DECCAN CHRONICLE. | GOKUL VANNAN
Sivaganga: The unearthing of thousands antiquities at Keezhadi in SIvaganga district pointing to an ancient civilisation that was thriving on the banks of River Vaigai are not likely to be shifted to Bengaluru as planned earlier.
Following the court orders staying the shifting of 5,300 antiquities at Bengaluru, the Sivaganga district collector S. Malarvizhi, who visited the excavation site on Friday, enquired of the officials of the Archaeological Survey of India (ASI) on what could be done to set up a site museum at the spot itself.
As news of the ASI planning to close the excavation site spread like wildfire, the site was crowded with college students, researchers and people from various places in Tamil Nadu. “We don’t want the antiquities unearthed from Keezhadi like shells, glass, beads, rusted old coins, weapons, pottery of various kinds and small tools made of bones and iron shifted to any other place. These are treasures of our Tamil culture past,” said S Dakshini Sri Ram from Manaparai in Tiruchy district.
Ram’s father G. Swamyzee, a homeopathic consultant, brought his family to the site after his friends informed him that the ASI would close it today. “I want my children to see the relics of the first river bed civilisation in Tamil Nadu, which is dated back to the 3rd century BCE,” said Swamyzee pointing out to the dozens of square trenches dug up at the sites.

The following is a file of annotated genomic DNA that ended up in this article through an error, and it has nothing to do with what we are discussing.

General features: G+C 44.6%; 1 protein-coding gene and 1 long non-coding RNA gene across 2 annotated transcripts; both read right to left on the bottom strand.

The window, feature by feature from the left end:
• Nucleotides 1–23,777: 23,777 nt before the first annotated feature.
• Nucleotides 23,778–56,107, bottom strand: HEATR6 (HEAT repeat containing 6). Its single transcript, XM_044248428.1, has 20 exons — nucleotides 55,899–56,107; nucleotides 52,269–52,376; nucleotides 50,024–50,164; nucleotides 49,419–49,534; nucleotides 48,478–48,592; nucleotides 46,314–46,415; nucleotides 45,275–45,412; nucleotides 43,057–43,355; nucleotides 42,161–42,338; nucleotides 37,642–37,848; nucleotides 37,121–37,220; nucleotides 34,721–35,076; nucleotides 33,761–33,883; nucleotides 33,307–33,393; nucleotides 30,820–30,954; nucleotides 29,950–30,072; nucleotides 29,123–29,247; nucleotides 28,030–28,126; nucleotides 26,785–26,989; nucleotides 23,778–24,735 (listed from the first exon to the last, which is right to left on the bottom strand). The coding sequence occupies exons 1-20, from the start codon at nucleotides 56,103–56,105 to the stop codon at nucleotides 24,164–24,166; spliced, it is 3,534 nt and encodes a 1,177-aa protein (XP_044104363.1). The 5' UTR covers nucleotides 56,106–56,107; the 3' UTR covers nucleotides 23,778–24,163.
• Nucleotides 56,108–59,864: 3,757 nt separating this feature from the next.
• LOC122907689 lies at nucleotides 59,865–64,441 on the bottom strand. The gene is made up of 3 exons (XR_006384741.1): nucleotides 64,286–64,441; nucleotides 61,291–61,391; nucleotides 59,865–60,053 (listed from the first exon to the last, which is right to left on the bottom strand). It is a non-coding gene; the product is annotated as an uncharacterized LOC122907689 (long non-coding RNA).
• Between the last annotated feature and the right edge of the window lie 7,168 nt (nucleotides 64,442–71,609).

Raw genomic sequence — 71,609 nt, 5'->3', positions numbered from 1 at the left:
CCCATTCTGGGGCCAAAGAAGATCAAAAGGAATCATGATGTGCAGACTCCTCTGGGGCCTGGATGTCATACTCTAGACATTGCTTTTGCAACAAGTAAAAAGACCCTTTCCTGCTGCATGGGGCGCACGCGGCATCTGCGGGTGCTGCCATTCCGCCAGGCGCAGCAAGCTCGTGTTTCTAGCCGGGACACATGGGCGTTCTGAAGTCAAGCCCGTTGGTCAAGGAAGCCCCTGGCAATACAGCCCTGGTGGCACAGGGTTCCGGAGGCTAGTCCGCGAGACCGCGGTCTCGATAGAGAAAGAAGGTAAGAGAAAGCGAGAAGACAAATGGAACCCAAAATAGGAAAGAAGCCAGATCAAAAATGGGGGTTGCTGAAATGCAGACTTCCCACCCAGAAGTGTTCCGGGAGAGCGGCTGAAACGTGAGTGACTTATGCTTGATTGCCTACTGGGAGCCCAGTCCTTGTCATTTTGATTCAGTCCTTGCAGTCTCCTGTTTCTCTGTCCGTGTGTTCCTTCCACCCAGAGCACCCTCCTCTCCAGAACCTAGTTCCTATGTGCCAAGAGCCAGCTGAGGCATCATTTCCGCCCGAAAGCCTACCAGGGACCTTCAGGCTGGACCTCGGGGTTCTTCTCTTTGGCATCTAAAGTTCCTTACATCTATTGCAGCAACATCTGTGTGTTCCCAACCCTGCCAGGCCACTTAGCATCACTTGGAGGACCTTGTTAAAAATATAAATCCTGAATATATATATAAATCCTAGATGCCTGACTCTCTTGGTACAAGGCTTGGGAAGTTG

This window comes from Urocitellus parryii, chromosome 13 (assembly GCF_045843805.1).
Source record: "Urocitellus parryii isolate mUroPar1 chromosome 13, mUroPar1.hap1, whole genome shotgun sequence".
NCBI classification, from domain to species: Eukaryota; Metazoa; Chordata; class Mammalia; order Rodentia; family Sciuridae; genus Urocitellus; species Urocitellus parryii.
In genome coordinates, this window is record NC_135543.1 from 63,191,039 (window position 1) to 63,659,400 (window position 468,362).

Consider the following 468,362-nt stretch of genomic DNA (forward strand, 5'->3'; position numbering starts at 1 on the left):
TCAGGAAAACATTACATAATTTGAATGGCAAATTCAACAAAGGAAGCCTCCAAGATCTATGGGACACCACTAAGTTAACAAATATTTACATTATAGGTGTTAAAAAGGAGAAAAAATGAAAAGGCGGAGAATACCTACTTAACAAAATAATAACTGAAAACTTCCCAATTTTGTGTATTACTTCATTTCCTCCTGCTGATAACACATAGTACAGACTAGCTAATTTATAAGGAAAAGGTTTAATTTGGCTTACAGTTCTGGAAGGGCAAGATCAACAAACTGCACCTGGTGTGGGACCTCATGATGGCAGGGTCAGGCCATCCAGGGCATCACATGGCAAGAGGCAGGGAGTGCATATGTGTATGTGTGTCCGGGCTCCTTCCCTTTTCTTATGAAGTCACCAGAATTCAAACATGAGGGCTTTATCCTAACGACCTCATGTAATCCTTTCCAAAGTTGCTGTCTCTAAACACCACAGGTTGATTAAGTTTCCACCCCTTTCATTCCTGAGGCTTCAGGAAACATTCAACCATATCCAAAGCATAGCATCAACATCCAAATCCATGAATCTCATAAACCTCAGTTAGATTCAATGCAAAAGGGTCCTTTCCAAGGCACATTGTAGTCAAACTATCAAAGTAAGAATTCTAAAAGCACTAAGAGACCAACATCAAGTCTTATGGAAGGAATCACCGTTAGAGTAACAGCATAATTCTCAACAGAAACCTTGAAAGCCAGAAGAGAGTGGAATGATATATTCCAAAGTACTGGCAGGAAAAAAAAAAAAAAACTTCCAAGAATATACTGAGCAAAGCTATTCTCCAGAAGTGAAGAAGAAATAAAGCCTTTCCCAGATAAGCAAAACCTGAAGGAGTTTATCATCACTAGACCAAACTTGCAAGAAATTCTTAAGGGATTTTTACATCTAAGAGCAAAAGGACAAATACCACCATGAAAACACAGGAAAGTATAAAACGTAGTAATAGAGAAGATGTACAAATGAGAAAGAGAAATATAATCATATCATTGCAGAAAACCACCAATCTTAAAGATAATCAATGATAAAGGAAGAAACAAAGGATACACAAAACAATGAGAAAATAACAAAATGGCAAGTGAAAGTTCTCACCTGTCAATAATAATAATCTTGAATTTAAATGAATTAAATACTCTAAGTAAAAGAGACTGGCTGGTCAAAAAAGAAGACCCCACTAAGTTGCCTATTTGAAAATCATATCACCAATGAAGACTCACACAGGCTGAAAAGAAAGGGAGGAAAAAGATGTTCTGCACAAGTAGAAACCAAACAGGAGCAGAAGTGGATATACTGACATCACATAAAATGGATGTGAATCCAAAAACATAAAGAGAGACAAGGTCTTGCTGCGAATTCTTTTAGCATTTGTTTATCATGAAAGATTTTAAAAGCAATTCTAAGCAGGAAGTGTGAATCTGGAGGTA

Taking a close look inside the trenches, which are neatly dig out as square pits, would take one into pre-historic times. Layers of brick structures, wells, storages, drainage lines and mud vaults are an indication that the city unearthed belongs to the Sangam Age. “Seven furnaces found in the site indicate the settlers had involved in industrial activities in a textile unit. And they also had trade links with the Romans, which can be ascertained from roulette ware unearthed here,” explained N.K. Swain, Deputy Superin-tendent Archaeologist.
The artefacts like punch-mark coins found in the site also show they had trade contact with people from the northern parts of the country. “Jewellery, fine gem stones, semiprecious stones and a dozen Tamil Brahmi inscriptions found on pottery are all names of individuals like Udhiran,” said the archaeologist.
“In many artefacts we have found fish symbols, which may be an indication of it being an early Pandiya kings’ settlement before they shifted to present Madurai,” Swain told the collector.
An ASI team led by K Amarnath Ramakrishna, the superintending archaeologist, had identified nearly 293 San-gam Age towns along the course of River Vaigai ever since February last year when the ASI started excavating after getting permission from the land owner. “We confined the excavation to a limited area because other lands are under cultivation,” he said.
Retired schoolteacher Balasubramaniam, who was the first person to identify the artefacts in the 1970s told the collector that the government should allocate two acres for setting up the site museum.
A.Krishnan, who permitted the ASI to conduct the excavation in his land, expressed his willingness to give his land for setting up the site museum provided the government pays him adequate compensation.”
The collector reacted positively stating that she would direct the revenue officials to survey the area to identify government land for this purpose. “You can also suggest suitable land to our officials,” she said. The district administration is also willing to help the ASI to extend the excavation in other areas provided they submit the proposal to them.